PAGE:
7. Well, as I make my rounds through the various thread discussions and Bible studies in which I have a part, I now return unto this thread discussion. Concerning the word “many” in Romans 5:12-19. The word “many” is employed as a designation for a group of people in two verses within Romans 5:12-19. These two verses are verse 15 and verse 19. Yet in both of these verses the word “many” is employed within both of the contrasting statements in each verse respectively. Now, basically the word “many” means “a large grouping.” In some manner, it refers to a subset of some group. However, the word “many” is not a technical term of amount, but is a general term of amount. Therefore, the subset which it represents could be differently defined according to a given context. First, the subset of the word “many” could refer unto “the many” which encompasses “the all.” In such a case, “the all” would indeed encompass “a large grouping,” thereby fulfilling the basic definition of “many.” Second, the subset of the word “many” could refer to some majority number from among the whole, which would encompass “a large grouping” in relation to the whole. Third, the subset of the word “many” could even refer to some minority number from among the whole, as long as that minority number actually does still encompass “a large grouping.” Furthermore, it is worthy of notice that within the context of Romans 5:15 and Romans 5:19, there is no specific indication that the word “many” in each case is intended as a reference unto the same exact grouping of “many” for each case. 1. Romans 5:15a – “But not as the offence, so also is the free gift. For if through the offence of one many be dead . . . .” Herein Romans 5:15 indicates that “the many” are dead through the first disobedience of Adam. Now, I would contend that in this statement the word “many” refers unto “the many” who are “the all” for the following reasons. First, earlier in the context Romans 5:12 declares that “death passed upon all men.” Second, earlier in the context Romans 5:14 indicated that “death reigned” within the human race “from Adam to Moses,” even before the Law was given at Sinai. Since death has “passed upon all men,” such that “death reigned” within the human race from the very time of Adam, it seems reasonable to conclude from the context that “the many” who are dead in Romans 5:14 are the same as “the all” upon whom “death passed” in Romans 5:12. 2. Romans 5:15b – “. . . Much more the grace of God, and the gift by grace, which is by one man, Jesus Christ, hath abounded unto many.” Herein Romans 5:15 indicates that God’s grace and the gift of that grace has “abounded unto many” by Jesus Christ. Now, in this statement the word “many” could refer contextually unto “the many” who are “the all,” or unto a grouping of many from among “the all.” If this statement refers unto the offer of God’s grace and gift, then it would be indicating that this offer has been made unto “the many” who are “the all.” This viewpoint would correspond with the closing statement of Romans 5:18 – “. . . Even so by the righteousness of one the free gift came upon all men unto justification of life.” Now, from the earlier teaching in the whole epistle to the Romans, we understand that the “free gift” of eternal justification and eternal life is only experienced by those who believe on the Lord Jesus Christ. Furthermore, we understand from the teaching of the whole New Testament, that not “all men” believe on the Lord Jesus Christ. Thus we would understand that this reference concerning the “free gift’s” coming “upon all men unto justification of life” must be a reference unto the offer of that “free gift” for “all men,” not the experience of that “free gift” by “all men.” On the other hand, if the statement of Romans 5:15 refers unto the experience of God’s grace and gift, then it would be indicating that this experience occurs for “the many” from among “the all.” First, as I have previously noted, the earlier teaching in the whole epistle to the Romans reveals that not “all men” experience God’s grace and gift unto “justification of life,” but only those who believe on the Lord Jesus Christ. Furthermore, this viewpoint would correspond with the closing statement of Romans 5:17 – “. . . Much more they which receive abundance of grace and of the gift of righteousness shall reign in life by one, Jesus Christ.” This statement refers unto those who “receive” the abundance of God’s grace and the abundance of His gift of righteousness (justification), and the way to “receive” this grace and gift of God is through faith. In addition, this statement indicates that those who receive “shall reign in life” by Jesus Christ. Such is the language of experiencing eternal life, and such an experience is only for those who believe on Christ. 3. Romans 5:19a – “For as by one man’s disobedience many were made sinners . . . .” Herein Romans 5:19 indicates that “many” individuals “were made sinners,” not by their own choice of disobedience, but by Adam’s first choice of disobedience. Now, I would contend that in this statement the word “many” also refers unto “the many” who are “the all” for the following reasons. First, earlier in the context Romans 5:12 declared that “all have sinned” (see also Romans 3:23), so that there are no exceptions in this matter. Second, according to the use of the explanatory conjunction “for” at the beginning of Romans 5:19, this statement is provided as an explanation for that truth which was expressed in Romans 5:18. Therein the truth was expressed that by Adam’s first disobedience and offense “judgment came upon all men to condemnation.” Now, in the justice of God, judgment unto condemnation does not come upon individuals unless there is sinfulness and guiltiness for which to judge and condemn. So then, if “all men” are judged unto condemnation, there must be some reason of sinfulness and guiltiness by which to cause this. Even so, the opening portion of Romans 5:19 reveals that cause – in that “many were made sinners” by Adam’s first disobedience. Since the judgment unto condemnation came upon “all men,” it seems reasonable to conclude from the context that “the many” who “were made sinners” in Romans 5:19 are the same as “the all” upon whom judgment unto condemnation for sinfulness has come. 4. Romans 5:19b – “. . . So by the obedience of one shall many be made righteous.” Herein Romans 5:19 indicates that “many” individuals shall “be made righteous” by the obedience of the Lord Jesus Christ, even unto the death of the cross. Now, I would contend that in this statement the word “many” refers unto a grouping of “many” from among “the all.” The grammatical phrase, “shall be made righteous,” is a phrase of experience. As such, this statement indicates that “the many” shall experience the righteousness of Christ unto them in their justification and upon them in their regeneration. Since we understand from the earlier teaching of the whole epistle to the Romans that this is only experienced through faith in Christ, and since we understand from the teaching of the whole New Testament that not “all men” believe on Christ, it seems reasonable to conclude that the experience of this statement is limited only unto “the many” who actually believe on Christ.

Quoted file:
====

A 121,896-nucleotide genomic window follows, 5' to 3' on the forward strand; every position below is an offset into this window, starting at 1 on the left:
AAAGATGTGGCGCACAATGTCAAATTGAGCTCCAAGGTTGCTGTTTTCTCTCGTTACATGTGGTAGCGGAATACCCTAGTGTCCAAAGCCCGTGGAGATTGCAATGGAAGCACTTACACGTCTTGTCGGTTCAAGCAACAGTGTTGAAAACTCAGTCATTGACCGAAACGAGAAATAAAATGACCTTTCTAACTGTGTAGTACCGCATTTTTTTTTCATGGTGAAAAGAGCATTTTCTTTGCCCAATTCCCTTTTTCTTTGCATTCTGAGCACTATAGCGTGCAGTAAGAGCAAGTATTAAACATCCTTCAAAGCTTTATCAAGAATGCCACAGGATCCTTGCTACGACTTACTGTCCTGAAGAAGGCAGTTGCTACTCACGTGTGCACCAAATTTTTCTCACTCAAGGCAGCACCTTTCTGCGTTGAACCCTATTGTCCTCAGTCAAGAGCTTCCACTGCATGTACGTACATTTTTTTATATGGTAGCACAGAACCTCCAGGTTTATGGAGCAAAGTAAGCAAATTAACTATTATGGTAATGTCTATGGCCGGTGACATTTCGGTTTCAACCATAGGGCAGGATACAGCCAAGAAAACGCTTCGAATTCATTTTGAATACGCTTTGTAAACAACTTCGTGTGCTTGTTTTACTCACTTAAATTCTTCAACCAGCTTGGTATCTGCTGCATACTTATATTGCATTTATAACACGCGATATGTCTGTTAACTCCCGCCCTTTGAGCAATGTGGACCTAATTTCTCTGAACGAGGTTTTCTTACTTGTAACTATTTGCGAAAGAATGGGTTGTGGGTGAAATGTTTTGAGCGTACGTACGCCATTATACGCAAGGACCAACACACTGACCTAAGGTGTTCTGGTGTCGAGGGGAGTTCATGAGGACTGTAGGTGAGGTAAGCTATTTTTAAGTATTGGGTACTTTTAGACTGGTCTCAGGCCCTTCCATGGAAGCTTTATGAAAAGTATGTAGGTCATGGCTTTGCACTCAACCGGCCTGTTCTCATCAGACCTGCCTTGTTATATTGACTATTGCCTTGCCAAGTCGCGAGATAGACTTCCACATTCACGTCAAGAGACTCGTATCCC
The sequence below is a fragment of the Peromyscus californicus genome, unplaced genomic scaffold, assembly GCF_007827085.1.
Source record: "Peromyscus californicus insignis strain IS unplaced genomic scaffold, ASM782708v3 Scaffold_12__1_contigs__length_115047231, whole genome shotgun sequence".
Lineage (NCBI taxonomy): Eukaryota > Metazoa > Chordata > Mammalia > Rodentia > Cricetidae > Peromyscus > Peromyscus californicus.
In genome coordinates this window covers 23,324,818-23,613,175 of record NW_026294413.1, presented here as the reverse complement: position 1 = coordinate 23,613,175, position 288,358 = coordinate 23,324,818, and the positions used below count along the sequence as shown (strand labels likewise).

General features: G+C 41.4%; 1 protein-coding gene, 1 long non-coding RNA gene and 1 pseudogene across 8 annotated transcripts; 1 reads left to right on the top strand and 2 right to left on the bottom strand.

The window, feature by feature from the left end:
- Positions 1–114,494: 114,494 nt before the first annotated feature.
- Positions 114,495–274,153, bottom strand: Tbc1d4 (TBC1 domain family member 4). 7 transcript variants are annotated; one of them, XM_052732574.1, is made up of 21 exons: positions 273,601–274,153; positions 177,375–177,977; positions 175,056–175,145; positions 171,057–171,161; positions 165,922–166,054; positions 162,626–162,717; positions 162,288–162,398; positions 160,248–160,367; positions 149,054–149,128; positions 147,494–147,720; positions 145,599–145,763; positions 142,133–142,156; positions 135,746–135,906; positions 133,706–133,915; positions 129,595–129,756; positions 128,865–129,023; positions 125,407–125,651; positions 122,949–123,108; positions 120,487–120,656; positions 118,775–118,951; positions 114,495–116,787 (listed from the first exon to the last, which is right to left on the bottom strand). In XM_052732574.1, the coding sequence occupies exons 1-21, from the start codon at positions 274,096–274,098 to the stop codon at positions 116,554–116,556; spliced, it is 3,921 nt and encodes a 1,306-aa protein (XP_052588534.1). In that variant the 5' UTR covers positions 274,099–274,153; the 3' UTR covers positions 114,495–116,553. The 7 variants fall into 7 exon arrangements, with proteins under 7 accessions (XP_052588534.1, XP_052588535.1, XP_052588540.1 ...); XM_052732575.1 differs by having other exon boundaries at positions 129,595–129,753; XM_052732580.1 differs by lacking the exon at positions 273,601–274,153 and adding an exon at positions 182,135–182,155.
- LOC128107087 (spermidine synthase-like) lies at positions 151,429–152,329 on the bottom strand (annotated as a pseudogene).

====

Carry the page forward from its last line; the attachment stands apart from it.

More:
8. Brother "Swathdiver," Could you provide us with some Biblical evidence that the "bride-body of Christ" is made up of local churches, not of Christian individuals?